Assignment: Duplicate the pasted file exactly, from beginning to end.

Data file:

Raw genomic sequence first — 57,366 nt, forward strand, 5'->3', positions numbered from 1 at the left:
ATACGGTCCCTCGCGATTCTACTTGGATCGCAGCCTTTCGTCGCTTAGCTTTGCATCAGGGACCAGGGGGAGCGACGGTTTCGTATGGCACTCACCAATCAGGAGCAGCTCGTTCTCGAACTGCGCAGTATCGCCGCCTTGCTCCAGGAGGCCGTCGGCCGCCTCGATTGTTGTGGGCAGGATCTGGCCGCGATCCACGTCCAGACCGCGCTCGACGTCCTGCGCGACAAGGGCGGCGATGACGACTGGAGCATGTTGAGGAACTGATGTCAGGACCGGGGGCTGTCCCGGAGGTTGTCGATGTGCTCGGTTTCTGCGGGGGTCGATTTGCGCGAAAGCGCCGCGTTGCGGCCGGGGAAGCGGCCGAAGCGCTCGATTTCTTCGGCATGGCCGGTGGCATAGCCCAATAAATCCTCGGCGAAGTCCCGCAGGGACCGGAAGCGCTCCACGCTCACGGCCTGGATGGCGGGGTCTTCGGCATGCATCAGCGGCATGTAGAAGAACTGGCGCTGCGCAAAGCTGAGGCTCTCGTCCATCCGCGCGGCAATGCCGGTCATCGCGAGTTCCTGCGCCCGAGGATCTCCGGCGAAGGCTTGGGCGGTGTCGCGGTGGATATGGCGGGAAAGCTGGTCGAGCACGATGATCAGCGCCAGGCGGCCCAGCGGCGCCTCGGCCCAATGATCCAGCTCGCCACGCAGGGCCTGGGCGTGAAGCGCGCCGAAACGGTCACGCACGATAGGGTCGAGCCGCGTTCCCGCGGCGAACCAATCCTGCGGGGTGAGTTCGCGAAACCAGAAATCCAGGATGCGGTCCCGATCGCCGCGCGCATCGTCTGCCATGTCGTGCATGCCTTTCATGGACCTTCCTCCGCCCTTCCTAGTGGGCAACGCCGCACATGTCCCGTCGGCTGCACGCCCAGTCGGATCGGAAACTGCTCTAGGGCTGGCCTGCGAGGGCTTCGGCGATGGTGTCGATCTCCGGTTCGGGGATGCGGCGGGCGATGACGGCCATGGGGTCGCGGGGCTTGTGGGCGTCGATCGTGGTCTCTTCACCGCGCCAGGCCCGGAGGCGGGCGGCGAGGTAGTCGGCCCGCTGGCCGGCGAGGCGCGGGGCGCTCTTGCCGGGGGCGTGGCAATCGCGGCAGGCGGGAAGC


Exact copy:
Raw genomic sequence first — 57,366 nt, forward strand, 5'->3', positions numbered from 1 at the left:
ATACGGTCCCTCGCGATTCTACTTGGATCGCAGCCTTTCGTCGCTTAGCTTTGCATCAGGGACCAGGGGGAGCGACGGTTTCGTATGGCACTCACCAATCAGGAGCAGCTCGTTCTCGAACTGCGCAGTATCGCCGCCTTGCTCCAGGAGGCCGTCGGCCGCCTCGATTGTTGTGGGCAGGATCTGGCCGCGATCCACGTCCAGACCGCGCTCGACGTCCTGCGCGACAAGGGCGGCGATGACGACTGGAGCATGTTGAGGAACTGATGTCAGGACCGGGGGCTGTCCCGGAGGTTGTCGATGTGCTCGGTTTCTGCGGGGGTCGATTTGCGCGAAAGCGCCGCGTTGCGGCCGGGGAAGCGGCCGAAGCGCTCGATTTCTTCGGCATGGCCGGTGGCATAGCCCAATAAATCCTCGGCGAAGTCCCGCAGGGACCGGAAGCGCTCCACGCTCACGGCCTGGATGGCGGGGTCTTCGGCATGCATCAGCGGCATGTAGAAGAACTGGCGCTGCGCAAAGCTGAGGCTCTCGTCCATCCGCGCGGCAATGCCGGTCATCGCGAGTTCCTGCGCCCGAGGATCTCCGGCGAAGGCTTGGGCGGTGTCGCGGTGGATATGGCGGGAAAGCTGGTCGAGCACGATGATCAGCGCCAGGCGGCCCAGCGGCGCCTCGGCCCAATGATCCAGCTCGCCACGCAGGGCCTGGGCGTGAAGCGCGCCGAAACGGTCACGCACGATAGGGTCGAGCCGCGTTCCCGCGGCGAACCAATCCTGCGGGGTGAGTTCGCGAAACCAGAAATCCAGGATGCGGTCCCGATCGCCGCGCGCATCGTCTGCCATGTCGTGCATGCCTTTCATGGACCTTCCTCCGCCCTTCCTAGTGGGCAACGCCGCACATGTCCCGTCGGCTGCACGCCCAGTCGGATCGGAAACTGCTCTAGGGCTGGCCTGCGAGGGCTTCGGCGATGGTGTCGATCTCCGGTTCGGGGATGCGGCGGGCGATGACGGCCATGGGGTCGCGGGGCTTGTGGGCGTCGATCGTGGTCTCTTCACCGCGCCAGGCCCGGAGGCGGGCGGCGAGGTAGTCGGCCCGCTGGCCGGCGAGGCGCGGGGCGCTCTTGCCGGGGGCGTGGCAATCGCGGCAGGCGGGAAGC